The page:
Date of Award

Fall 1996

Document Type

Dissertation - Restricted

Degree Name

Doctor of Philosophy (PhD)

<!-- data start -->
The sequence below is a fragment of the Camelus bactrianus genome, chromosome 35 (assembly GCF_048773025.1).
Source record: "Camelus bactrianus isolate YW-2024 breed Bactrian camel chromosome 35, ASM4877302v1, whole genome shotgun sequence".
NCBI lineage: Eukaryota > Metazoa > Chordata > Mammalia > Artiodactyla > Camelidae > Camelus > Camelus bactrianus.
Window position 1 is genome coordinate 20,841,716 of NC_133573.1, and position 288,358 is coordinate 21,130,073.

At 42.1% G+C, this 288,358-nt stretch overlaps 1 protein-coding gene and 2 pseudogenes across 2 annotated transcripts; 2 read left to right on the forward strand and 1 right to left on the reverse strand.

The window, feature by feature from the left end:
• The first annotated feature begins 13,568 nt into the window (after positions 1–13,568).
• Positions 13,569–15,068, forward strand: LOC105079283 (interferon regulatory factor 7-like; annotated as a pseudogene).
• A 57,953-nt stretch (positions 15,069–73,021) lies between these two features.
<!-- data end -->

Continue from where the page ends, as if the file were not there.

This is not the dissertation I had planned to write. When I began my graduate studies, a wise professor encouraged me to select a dissertation topic early in my course work, so that I could focus as many seminar papers as possible on that area of research. I immediately saw the advantage of this procedure and decided during my first year of course work to do a tradition-historical analysis of the footwashing in John 13:1-12. "The best laid schemes .... " In my last year of course work, I took a class from Dr. Patrick Carey in American Catholicism. One of the requirements was the writing of a book review, so I used this opportunity to read Gerald P. Fogarty's American Catholic Biblical Scholarship: A History from the Early Republic to Vatican II. I was immediately engrossed in the topic. Fogarty's account was not only very readable, but full of verve - an accomplishment of no small order when dealing with the lives of academics. Upon finishing the book, two things struck me. First, I realized that, while I had digested any number of important works by the great figures of 19th- and 20th-century Protestant biblical scholarship, I had read nothing by a Catholic exegete earlier than the generation of Raymond E. Brown, S.S. Second, as a student of the Bible, I now yearned for more exegetical detail to fill out Fogarty's history: What did these American Catholic exegetes say about the problem of sources? What were their methodological procedures? What did their actual exegesis look like when turned to specific issues in any given pericope? How did they understand the relationship between texts and contexts?...



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